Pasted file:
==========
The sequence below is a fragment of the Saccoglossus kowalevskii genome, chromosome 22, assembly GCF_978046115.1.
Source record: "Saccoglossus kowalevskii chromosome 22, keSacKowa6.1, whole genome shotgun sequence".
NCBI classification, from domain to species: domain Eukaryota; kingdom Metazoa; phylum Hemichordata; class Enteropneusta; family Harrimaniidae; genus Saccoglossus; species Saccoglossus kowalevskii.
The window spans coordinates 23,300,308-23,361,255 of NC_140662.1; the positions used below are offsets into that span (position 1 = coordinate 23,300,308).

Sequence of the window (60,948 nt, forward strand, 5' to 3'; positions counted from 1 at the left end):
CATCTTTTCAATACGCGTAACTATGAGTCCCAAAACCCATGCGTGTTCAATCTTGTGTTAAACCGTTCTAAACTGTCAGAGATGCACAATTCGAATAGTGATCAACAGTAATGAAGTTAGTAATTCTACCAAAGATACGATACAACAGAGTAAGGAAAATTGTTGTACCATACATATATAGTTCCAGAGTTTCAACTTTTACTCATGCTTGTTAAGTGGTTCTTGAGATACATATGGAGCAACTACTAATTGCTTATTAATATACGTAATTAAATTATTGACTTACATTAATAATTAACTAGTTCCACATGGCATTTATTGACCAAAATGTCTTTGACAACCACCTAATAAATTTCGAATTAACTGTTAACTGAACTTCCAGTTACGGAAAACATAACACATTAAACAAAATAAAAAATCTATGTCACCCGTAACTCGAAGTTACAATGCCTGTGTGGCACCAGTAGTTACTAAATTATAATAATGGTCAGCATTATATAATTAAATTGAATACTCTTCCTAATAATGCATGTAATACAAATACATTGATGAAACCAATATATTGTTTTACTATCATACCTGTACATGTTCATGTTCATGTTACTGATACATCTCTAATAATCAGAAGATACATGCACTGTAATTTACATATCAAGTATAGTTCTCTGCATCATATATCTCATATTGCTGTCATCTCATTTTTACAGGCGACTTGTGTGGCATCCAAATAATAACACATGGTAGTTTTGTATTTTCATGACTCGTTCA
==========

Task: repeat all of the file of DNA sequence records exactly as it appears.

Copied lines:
The sequence below is a fragment of the Saccoglossus kowalevskii genome, chromosome 22, assembly GCF_978046115.1.
Source record: "Saccoglossus kowalevskii chromosome 22, keSacKowa6.1, whole genome shotgun sequence".
NCBI classification, from domain to species: domain Eukaryota; kingdom Metazoa; phylum Hemichordata; class Enteropneusta; family Harrimaniidae; genus Saccoglossus; species Saccoglossus kowalevskii.
The window spans coordinates 23,300,308-23,361,255 of NC_140662.1; the positions used below are offsets into that span (position 1 = coordinate 23,300,308).

Sequence of the window (60,948 nt, forward strand, 5' to 3'; positions counted from 1 at the left end):
CATCTTTTCAATACGCGTAACTATGAGTCCCAAAACCCATGCGTGTTCAATCTTGTGTTAAACCGTTCTAAACTGTCAGAGATGCACAATTCGAATAGTGATCAACAGTAATGAAGTTAGTAATTCTACCAAAGATACGATACAACAGAGTAAGGAAAATTGTTGTACCATACATATATAGTTCCAGAGTTTCAACTTTTACTCATGCTTGTTAAGTGGTTCTTGAGATACATATGGAGCAACTACTAATTGCTTATTAATATACGTAATTAAATTATTGACTTACATTAATAATTAACTAGTTCCACATGGCATTTATTGACCAAAATGTCTTTGACAACCACCTAATAAATTTCGAATTAACTGTTAACTGAACTTCCAGTTACGGAAAACATAACACATTAAACAAAATAAAAAATCTATGTCACCCGTAACTCGAAGTTACAATGCCTGTGTGGCACCAGTAGTTACTAAATTATAATAATGGTCAGCATTATATAATTAAATTGAATACTCTTCCTAATAATGCATGTAATACAAATACATTGATGAAACCAATATATTGTTTTACTATCATACCTGTACATGTTCATGTTCATGTTACTGATACATCTCTAATAATCAGAAGATACATGCACTGTAATTTACATATCAAGTATAGTTCTCTGCATCATATATCTCATATTGCTGTCATCTCATTTTTACAGGCGACTTGTGTGGCATCCAAATAATAACACATGGTAGTTTTGTATTTTCATGACTCGTTCA